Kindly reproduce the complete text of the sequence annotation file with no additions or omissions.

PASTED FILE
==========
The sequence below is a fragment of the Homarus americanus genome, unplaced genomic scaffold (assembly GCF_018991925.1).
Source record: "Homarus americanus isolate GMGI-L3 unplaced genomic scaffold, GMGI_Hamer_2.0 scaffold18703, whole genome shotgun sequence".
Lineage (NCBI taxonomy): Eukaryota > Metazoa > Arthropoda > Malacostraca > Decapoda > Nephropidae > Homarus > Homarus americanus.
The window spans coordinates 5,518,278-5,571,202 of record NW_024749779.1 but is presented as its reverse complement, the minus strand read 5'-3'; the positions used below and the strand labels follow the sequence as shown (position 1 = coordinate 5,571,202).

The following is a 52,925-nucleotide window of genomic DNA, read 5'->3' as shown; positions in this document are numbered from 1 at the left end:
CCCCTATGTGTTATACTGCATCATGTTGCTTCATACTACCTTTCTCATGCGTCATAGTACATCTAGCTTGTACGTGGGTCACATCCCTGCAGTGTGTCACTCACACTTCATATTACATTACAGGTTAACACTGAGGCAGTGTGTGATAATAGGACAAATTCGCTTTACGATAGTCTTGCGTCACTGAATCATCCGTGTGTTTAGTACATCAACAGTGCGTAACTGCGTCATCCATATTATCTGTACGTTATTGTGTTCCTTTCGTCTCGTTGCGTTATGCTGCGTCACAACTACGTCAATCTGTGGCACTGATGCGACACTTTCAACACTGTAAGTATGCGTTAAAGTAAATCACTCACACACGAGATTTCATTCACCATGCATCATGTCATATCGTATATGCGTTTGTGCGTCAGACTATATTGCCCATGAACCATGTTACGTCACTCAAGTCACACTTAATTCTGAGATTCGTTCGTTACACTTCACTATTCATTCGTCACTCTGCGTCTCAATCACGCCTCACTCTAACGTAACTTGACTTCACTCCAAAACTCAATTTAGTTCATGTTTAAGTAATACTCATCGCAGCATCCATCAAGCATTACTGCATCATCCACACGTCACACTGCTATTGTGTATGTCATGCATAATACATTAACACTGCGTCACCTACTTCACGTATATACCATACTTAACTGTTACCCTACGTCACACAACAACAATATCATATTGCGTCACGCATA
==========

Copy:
The sequence below is a fragment of the Homarus americanus genome, unplaced genomic scaffold (assembly GCF_018991925.1).
Source record: "Homarus americanus isolate GMGI-L3 unplaced genomic scaffold, GMGI_Hamer_2.0 scaffold18703, whole genome shotgun sequence".
Lineage (NCBI taxonomy): Eukaryota > Metazoa > Arthropoda > Malacostraca > Decapoda > Nephropidae > Homarus > Homarus americanus.
The window spans coordinates 5,518,278-5,571,202 of record NW_024749779.1 but is presented as its reverse complement, the minus strand read 5'-3'; the positions used below and the strand labels follow the sequence as shown (position 1 = coordinate 5,571,202).

The following is a 52,925-nucleotide window of genomic DNA, read 5'->3' as shown; positions in this document are numbered from 1 at the left end:
CCCCTATGTGTTATACTGCATCATGTTGCTTCATACTACCTTTCTCATGCGTCATAGTACATCTAGCTTGTACGTGGGTCACATCCCTGCAGTGTGTCACTCACACTTCATATTACATTACAGGTTAACACTGAGGCAGTGTGTGATAATAGGACAAATTCGCTTTACGATAGTCTTGCGTCACTGAATCATCCGTGTGTTTAGTACATCAACAGTGCGTAACTGCGTCATCCATATTATCTGTACGTTATTGTGTTCCTTTCGTCTCGTTGCGTTATGCTGCGTCACAACTACGTCAATCTGTGGCACTGATGCGACACTTTCAACACTGTAAGTATGCGTTAAAGTAAATCACTCACACACGAGATTTCATTCACCATGCATCATGTCATATCGTATATGCGTTTGTGCGTCAGACTATATTGCCCATGAACCATGTTACGTCACTCAAGTCACACTTAATTCTGAGATTCGTTCGTTACACTTCACTATTCATTCGTCACTCTGCGTCTCAATCACGCCTCACTCTAACGTAACTTGACTTCACTCCAAAACTCAATTTAGTTCATGTTTAAGTAATACTCATCGCAGCATCCATCAAGCATTACTGCATCATCCACACGTCACACTGCTATTGTGTATGTCATGCATAATACATTAACACTGCGTCACCTACTTCACGTATATACCATACTTAACTGTTACCCTACGTCACACAACAACAATATCATATTGCGTCACGCATA